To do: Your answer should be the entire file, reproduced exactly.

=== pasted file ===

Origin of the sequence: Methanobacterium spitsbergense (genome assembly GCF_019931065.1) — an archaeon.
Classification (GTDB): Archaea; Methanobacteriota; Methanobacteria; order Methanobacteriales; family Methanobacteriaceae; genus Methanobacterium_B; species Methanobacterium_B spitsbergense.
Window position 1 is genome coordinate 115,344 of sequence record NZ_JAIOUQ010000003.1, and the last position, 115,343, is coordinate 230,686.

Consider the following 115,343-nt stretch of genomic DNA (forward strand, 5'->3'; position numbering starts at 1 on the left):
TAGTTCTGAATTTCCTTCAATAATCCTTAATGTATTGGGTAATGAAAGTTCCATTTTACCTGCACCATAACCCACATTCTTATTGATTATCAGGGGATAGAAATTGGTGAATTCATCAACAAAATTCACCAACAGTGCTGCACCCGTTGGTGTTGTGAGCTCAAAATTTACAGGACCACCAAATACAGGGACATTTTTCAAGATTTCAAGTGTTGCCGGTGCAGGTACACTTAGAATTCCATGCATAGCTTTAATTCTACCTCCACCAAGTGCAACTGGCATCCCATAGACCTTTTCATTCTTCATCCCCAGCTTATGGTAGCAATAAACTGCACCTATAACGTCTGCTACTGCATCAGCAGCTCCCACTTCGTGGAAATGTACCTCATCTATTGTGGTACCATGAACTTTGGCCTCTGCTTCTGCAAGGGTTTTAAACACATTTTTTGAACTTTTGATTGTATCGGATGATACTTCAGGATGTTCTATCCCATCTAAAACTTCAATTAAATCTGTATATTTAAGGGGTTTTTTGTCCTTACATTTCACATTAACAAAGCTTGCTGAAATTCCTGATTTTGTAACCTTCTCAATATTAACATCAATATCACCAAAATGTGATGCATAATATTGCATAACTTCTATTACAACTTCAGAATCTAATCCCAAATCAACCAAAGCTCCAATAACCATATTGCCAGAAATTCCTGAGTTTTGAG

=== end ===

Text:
Origin of the sequence: Methanobacterium spitsbergense (genome assembly GCF_019931065.1) — an archaeon.
Classification (GTDB): Archaea; Methanobacteriota; Methanobacteria; order Methanobacteriales; family Methanobacteriaceae; genus Methanobacterium_B; species Methanobacterium_B spitsbergense.
Window position 1 is genome coordinate 115,344 of sequence record NZ_JAIOUQ010000003.1, and the last position, 115,343, is coordinate 230,686.

Consider the following 115,343-nt stretch of genomic DNA (forward strand, 5'->3'; position numbering starts at 1 on the left):
TAGTTCTGAATTTCCTTCAATAATCCTTAATGTATTGGGTAATGAAAGTTCCATTTTACCTGCACCATAACCCACATTCTTATTGATTATCAGGGGATAGAAATTGGTGAATTCATCAACAAAATTCACCAACAGTGCTGCACCCGTTGGTGTTGTGAGCTCAAAATTTACAGGACCACCAAATACAGGGACATTTTTCAAGATTTCAAGTGTTGCCGGTGCAGGTACACTTAGAATTCCATGCATAGCTTTAATTCTACCTCCACCAAGTGCAACTGGCATCCCATAGACCTTTTCATTCTTCATCCCCAGCTTATGGTAGCAATAAACTGCACCTATAACGTCTGCTACTGCATCAGCAGCTCCCACTTCGTGGAAATGTACCTCATCTATTGTGGTACCATGAACTTTGGCCTCTGCTTCTGCAAGGGTTTTAAACACATTTTTTGAACTTTTGATTGTATCGGATGATACTTCAGGATGTTCTATCCCATCTAAAACTTCAATTAAATCTGTATATTTAAGGGGTTTTTTGTCCTTACATTTCACATTAACAAAGCTTGCTGAAATTCCTGATTTTGTAACCTTCTCAATATTAACATCAATATCACCAAAATGTGATGCATAATATTGCATAACTTCTATTACAACTTCAGAATCTAATCCCAAATCAACCAAAGCTCCAATAACCATATTGCCAGAAATTCCTGAGTTTTGAG